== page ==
For some of our more high-control clients, we ask them to answer every question with a question until the other person concludes. While at one level that can seem irritating, this approach significantly helps raise critical thinking and initiative in any team.

3) Lead in your absence, not just in your presence. 

Being “there” and present is undoubtedly essential in leadership. Many leaders that we work with have been especially present over the crisis, leading more meetings than usual, checking in with their people, more recently being physically in the office; travel restrictions have undoubtedly helped with this.

Outstanding leadership is also leading in absence. People make good decisions, using their skill and experience, and knowing that the leader is in support even when not in the room. This is, in fact, essential if up and coming leaders are to learn to trust themselves.

I would argue that this is now more important than ever. The pandemic crisis has caused some people to doubt their decision-making ability. Leaders that provide a comfort blanket – taking charge of every meeting, checking every report, calling the difficult client – affirm and embed that doubt.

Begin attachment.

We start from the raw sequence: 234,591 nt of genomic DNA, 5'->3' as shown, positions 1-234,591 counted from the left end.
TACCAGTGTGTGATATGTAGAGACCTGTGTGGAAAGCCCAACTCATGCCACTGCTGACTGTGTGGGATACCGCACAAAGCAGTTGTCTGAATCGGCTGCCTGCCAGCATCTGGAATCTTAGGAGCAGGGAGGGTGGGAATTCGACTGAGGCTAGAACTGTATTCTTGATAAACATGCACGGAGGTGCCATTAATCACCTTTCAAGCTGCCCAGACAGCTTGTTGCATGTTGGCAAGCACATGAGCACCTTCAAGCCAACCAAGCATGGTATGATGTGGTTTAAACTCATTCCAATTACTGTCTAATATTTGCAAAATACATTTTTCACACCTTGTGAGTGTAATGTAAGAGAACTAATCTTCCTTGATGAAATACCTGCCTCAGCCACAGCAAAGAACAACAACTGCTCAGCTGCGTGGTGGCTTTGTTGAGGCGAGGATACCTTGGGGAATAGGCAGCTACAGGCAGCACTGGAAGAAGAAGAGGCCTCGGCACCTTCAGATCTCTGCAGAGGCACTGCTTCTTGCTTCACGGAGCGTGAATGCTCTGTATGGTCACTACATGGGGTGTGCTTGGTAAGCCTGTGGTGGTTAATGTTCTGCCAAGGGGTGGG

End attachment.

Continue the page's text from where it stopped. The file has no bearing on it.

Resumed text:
Instead, good leaders will step back and deliberately be physically absent so that their colleagues can take the responsibility that is theirs to take.

Here are some tactics that will help:

  •  Good leaders tell others, “I trust you; you’ve got this” and let them take on the situation.
  • Not sitting in on meetings that others can capability lead. Instead, checking in with them afterward for the headlines.
  • When asked to review someone else’s work, either tell them that you’re confident that they know what they’re doing, and it doesn’t need your checking or ask them to point to the particular part that they feel less confident about. Don’t impose your style over their substance.
  • Deliberately plan on taking time out of the office for a few hours in a week to focus on your strategic thinking. Let your colleagues know that you’re out, they can phone you if genuinely urgent, but you won’t be responding to emails/messages from them.

Creativity takes confidence and courage. It is the leader’s role to build confidence and encourage others; there’s no better way to inspire your people.

You might also like:

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About the author 

Phil Eyre

Phil Eyre is Managing Director of LifeThrive UK. He has an enthusiastic and inspiring style, drawing on his experience in business, academia, and social sectors to help any leadership team to achieve phenomenal performance.